"The state and local economic policies had a lot to do with our ability to reopen the plant," said Scott Russell, Johnson Controls engineering manager. "We started work in April, and currently one-third of the plant is active making seating components. Overall it's a two-year project, but the construction phase should be complete by the end of next summer."
Ideal Construction is overseeing the project, which is employing scores of building trades workers, although employment has been in phases. "It's been an excellent place to work," said Motor Shop Electric foreman Ken Scott of IBEW Local 445. "We hope to continue working with Johnson Controls well into the future."
Michigan Economic Development Corp. President and CEO Don Jakeway said Johnson Controls' decision to stay "is great news for Battle Creek and Holland. Without this incentive package, these jobs would have left the state, never to return. I commend the leaders of these communities for partnering with the MEDC to present a savvy business case which ultimately won the projects."
The operations in the Battle Creek Johnson Controls plant will take place in 200,000 square-feet of space.
"Our construction workforce in here has been great, absolutely
fantastic," Russell said. "You can see their work is
high quality and they've been very professional."
First-year settlements in construction labor agreements negotiated in 2005 averaged $1.53 or 3.9 percent, according to the Construction Labor Research Council.
The average first-year increases were just above the 3.8 percent increases in 2004, but well above the average monetary increase that year of $1.36. That's because more negotiated contracts were settled with higher wage and benefit levels.
"New agreements most commonly resulted in increases between three and five percent," the CLRC said. "For the second and third years, three-quarters of all settlements were within this range."
Other findings in the report:
By Guy Snyder
Political involvement on the local government level by union members and organized labor supporters often proves difficult to achieve.
Though labor's voice should be heard on school boards, village and city councils, and county commissioners, factors such as the heavy time commitment involved, expense and work necessary to run even a modest election campaign, and often low or non-existent compensation for local office holders discourages many.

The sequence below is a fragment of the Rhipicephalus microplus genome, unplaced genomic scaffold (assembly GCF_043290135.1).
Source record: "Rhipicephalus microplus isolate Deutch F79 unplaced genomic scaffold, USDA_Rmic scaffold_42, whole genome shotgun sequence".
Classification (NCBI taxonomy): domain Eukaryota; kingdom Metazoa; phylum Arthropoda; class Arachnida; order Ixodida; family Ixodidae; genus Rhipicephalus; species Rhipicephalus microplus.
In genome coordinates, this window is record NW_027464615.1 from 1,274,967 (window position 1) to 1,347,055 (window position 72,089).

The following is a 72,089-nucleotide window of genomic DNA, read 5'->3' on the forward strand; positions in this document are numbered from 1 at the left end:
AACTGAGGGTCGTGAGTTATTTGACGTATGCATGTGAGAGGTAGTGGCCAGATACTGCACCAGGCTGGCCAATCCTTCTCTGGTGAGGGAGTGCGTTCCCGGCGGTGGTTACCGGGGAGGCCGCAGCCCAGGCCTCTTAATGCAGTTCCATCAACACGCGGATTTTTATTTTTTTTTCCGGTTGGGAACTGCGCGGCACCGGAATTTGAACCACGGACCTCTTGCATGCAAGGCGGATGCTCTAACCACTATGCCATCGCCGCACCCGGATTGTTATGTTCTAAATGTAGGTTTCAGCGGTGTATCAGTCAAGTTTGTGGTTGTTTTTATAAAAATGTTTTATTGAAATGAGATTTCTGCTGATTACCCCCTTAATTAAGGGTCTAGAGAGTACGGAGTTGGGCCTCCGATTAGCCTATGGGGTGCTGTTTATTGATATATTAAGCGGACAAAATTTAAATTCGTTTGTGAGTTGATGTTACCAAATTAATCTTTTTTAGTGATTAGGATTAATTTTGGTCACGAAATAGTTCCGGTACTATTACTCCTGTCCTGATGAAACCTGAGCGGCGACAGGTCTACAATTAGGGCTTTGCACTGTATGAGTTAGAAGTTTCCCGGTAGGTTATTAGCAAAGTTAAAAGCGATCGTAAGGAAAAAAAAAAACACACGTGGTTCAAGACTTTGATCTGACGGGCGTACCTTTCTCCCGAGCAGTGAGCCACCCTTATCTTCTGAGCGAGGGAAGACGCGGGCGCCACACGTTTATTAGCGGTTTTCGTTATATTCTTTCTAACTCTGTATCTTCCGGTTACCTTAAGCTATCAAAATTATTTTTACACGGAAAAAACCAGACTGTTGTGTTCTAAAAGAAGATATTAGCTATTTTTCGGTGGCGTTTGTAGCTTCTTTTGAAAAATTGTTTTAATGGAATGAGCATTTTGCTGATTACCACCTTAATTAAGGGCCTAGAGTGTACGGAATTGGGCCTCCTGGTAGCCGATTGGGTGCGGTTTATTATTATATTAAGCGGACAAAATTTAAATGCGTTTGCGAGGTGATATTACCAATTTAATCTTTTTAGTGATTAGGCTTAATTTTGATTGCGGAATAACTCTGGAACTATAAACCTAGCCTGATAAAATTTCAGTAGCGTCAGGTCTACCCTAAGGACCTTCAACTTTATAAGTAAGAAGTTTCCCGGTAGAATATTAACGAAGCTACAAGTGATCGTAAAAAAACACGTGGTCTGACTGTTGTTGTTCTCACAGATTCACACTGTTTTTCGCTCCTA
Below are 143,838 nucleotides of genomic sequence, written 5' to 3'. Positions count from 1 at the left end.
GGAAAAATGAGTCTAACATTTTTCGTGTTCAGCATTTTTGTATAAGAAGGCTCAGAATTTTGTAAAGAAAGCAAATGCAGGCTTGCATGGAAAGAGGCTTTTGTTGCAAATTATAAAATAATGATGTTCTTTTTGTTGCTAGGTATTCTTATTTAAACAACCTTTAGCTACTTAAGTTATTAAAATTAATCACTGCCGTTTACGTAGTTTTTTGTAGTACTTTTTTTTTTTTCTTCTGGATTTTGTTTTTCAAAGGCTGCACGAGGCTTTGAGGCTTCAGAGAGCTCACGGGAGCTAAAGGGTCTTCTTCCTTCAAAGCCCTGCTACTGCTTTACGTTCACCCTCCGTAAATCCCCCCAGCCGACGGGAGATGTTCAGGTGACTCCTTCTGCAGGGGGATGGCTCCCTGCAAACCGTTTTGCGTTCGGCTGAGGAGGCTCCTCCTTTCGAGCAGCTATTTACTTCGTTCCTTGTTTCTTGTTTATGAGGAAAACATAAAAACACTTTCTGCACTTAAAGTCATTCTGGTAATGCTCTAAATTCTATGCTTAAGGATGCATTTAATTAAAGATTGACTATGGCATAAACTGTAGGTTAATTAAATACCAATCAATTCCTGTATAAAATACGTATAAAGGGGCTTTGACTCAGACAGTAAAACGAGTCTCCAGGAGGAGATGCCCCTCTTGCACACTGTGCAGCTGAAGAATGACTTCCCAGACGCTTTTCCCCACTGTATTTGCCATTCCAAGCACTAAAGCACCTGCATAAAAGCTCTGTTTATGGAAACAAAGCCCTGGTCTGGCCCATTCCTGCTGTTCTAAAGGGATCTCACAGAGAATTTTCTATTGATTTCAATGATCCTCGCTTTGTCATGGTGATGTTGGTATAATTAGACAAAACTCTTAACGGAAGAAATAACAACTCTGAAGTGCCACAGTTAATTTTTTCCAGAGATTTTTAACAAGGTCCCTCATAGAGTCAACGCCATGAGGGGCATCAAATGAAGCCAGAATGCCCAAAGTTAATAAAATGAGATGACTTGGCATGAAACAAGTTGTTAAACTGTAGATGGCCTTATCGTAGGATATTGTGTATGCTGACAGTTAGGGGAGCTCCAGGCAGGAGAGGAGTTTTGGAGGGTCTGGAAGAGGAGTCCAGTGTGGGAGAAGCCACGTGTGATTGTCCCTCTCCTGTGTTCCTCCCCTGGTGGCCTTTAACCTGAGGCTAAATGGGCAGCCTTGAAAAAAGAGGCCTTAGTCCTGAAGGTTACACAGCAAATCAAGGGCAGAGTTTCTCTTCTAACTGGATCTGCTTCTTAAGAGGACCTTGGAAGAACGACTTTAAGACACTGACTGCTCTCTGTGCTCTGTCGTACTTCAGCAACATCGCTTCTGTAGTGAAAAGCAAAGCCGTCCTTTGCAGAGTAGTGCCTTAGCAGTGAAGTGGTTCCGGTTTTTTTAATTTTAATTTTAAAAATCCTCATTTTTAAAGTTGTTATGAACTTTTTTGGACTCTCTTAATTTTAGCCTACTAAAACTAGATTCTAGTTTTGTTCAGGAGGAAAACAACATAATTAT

Even if they have the interest, working people - such as the skilled construction trades - can find these obstacles insurmountable.
Over the past ten years in Grand Rapids an alliance of political action committees from a number of unions has been working on that problem. The informally organized group, which calls itself the "Friends of Labor" (FOL), has united a number of construction union locals with unions representing school teachers, fire fighters, and police.
Over the years numerous candidates have approached the group, requesting its endorsement. FOL endorsed candidates who have won public office as a result, include the current mayor of Grand Rapids and nearly all of its city commissioners.
Buck Geno of the West Michigan Plumbers, Fitters & Services Trades Local 174, says FOL members are not assessed any dues nor can they offer candidates any financial contributions. Instead it serves as a forum where candidates can address union representatives at one time, with each union then independently deciding which candidate should receive financial or volunteer support.
"Friends of Labor began by running a series of seminars on how to run political campaigns," Geno says. "And while we haven't run the seminars lately, with the new campaign cycle getting underway we'll probably get back to doing them. What we have done is connect labor friendly candidates to things they need, which often is not just money for their campaign, but volunteers to help with distributing flyers, put up signs, and that kind of thing."
In addition to Geno's local, FOL members include the Communication Workers of America Local 4034; Grand Rapids Fire Fighters Local 366; the Grand Rapids Public Officers Labor Council; Local 406 of the General Teamsters Union; Michigan Education Association; Grand Rapids Education Association; Kent-Ionia Labor Council; West Michigan Building Trades Council - Ironworkers Local 340; Midwestern Council of Industrial Workers; International Brotherhood of Electrical Workers Local 275; Carpenters Local 100; Grand Rapids Employees Independent Union; Sheet Metal Workers Local 7; United Food & Commercial Workers Local 951; Kalamazoo County Education Association; Amalgamated Transit Union Local 836; Retail, Wholesale & Department Store Union; and the United Auto Workers Region 1-D.
"There's only one purpose for the FOL's existence," says Bruce Hawley of Ironworkers Local 340. "And that's political. It also gives us an opportunity to sit down at the union table with the UAW, SIEU, the teachers, and the cops. Among the skilled trades, because we have no dues, it also gives a way where the Change To Win Federation can continue working with Building & Construction Trade Department members of the AFL-CIO."